How to Run a City Like Amazon, and Other Fables

What would it be like to live in a city administered using the business model of Amazon (or Apple, IKEA, Uber,…)?  A new book playfully combines speculative fiction and analysis of 38 different business models when applied to running cities of the future.  How to Run a City Like Amazon, and Other Fables, edited by Mark Graham, Rob Kitchin, Shannon Mattern and Joe Shaw, is available in paperback and PDF from Meatspace Press.

My contribution to the book, Cities Need Mass Transit, shows how a highly personalized transportation system envisioned by Tesla and Elon Musk cannot possibly scale to be an effective urban mobility solution.


Science Sundays lecture – “Mobility Matters – Why Sustainable Transportation is Essential for Our Future”

It took some time to be posted, but you can now enjoy a video of my February 2019 College of Arts and Sciences Science Sundays lecture – “Mobility Matters: Why Sustainable Transportation is Essential for Our Future.”  I will still take questions too!

Measuring the geometric and semantic similarity of space–time prisms using temporal signatures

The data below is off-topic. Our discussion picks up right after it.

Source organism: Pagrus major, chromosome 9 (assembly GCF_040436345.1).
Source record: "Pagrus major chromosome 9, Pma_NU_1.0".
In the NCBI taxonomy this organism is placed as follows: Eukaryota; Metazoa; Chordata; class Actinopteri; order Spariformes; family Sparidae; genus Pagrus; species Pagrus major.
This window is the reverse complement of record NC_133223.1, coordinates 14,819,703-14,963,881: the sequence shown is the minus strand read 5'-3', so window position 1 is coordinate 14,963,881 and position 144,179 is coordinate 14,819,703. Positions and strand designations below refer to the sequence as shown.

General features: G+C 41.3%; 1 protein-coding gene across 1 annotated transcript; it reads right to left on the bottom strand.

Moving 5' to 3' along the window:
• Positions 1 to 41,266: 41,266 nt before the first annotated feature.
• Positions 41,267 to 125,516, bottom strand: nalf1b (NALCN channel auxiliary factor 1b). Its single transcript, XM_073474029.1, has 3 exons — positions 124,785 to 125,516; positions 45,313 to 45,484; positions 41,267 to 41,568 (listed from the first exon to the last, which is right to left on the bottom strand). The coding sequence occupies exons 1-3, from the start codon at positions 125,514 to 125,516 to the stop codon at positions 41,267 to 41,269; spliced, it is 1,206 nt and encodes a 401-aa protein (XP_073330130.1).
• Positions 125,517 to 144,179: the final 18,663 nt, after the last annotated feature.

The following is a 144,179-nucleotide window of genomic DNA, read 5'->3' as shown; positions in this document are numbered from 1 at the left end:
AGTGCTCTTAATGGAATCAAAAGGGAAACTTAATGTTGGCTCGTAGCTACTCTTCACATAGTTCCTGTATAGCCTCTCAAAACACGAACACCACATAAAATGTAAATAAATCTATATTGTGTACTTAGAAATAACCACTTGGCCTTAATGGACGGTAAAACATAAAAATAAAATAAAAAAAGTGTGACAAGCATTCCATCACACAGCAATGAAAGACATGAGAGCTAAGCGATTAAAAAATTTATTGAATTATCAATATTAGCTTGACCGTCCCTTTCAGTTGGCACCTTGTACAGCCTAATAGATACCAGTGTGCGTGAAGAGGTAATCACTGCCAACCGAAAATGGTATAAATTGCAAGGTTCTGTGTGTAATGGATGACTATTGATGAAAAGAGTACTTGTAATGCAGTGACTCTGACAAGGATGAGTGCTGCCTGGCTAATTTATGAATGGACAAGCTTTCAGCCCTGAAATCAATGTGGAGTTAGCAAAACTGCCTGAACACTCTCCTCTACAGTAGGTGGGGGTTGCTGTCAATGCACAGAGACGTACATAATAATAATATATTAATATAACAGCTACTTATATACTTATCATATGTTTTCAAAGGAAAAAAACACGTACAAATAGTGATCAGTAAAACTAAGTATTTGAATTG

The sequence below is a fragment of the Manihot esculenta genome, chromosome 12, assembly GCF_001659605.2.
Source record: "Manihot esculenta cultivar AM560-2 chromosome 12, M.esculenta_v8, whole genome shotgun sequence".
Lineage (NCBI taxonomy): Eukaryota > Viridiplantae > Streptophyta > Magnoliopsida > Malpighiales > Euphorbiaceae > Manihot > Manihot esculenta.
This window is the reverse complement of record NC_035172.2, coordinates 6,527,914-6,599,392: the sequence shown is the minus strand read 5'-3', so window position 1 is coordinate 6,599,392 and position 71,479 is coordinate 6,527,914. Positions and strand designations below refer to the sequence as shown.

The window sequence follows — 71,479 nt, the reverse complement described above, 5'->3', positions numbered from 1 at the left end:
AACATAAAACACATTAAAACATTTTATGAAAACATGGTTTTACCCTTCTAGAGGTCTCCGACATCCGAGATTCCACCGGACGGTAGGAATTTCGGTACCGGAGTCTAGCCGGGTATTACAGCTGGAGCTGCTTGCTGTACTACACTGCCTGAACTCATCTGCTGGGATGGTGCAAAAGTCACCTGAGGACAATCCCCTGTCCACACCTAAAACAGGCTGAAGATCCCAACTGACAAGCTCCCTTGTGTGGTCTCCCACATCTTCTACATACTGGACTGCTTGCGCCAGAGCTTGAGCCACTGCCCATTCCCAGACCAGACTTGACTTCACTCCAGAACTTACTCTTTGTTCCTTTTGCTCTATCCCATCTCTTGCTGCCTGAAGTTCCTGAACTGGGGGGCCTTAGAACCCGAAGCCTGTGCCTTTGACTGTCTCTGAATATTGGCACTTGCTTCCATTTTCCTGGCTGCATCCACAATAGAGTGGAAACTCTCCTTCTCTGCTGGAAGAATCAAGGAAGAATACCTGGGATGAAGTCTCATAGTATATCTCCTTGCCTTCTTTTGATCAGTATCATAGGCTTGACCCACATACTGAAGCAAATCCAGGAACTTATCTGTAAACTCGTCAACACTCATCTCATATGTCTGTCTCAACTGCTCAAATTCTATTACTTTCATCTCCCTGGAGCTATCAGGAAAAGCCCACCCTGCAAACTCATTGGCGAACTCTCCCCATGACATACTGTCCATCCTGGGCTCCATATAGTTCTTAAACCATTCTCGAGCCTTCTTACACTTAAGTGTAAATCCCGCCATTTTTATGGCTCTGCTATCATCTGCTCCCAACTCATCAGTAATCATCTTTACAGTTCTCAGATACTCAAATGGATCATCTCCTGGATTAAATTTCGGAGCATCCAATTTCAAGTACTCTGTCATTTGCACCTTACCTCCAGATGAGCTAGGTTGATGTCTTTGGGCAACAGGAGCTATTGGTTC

New publication: Miller, H.J., Jaegal, Y. and Raubal, M. (2019) “Measuring the geometric and semantic similarity of space-time prisms using temporal signatures,” Annals of the American Association of Geographers, 109, 730-753.

Well-established techniques exist for measuring the similarity of space–time paths. These measures support clustering and aggregation of space–time paths as well as moving objects database queries based on similar movement patterns or semantics. Little attention has been paid, however, to the analogous problem of measuring space–time prism (STP) similarity, despite comparable applications. This article presents and evaluates a method for measuring STP similarity through dimensionality reduction that leverages their inherent temporal ordering. The technique sweeps an STP along the time axis and derives one-dimensional temporal signatures based on a measured STP property that captures its geometry or semantics. These temporal signatures can be visualized directly as curves. We can also apply existing space–time path similarity measures to these signatures. To demonstrate the feasibility of this approach, we perform two sets of experiments measuring geometric and semantic similarity among STPs and assess the information within these curves using visualization, Fréchet distances, and clustering techniques. Results suggest that the temporal signature curves capture meaningful similarities and differences among STPs.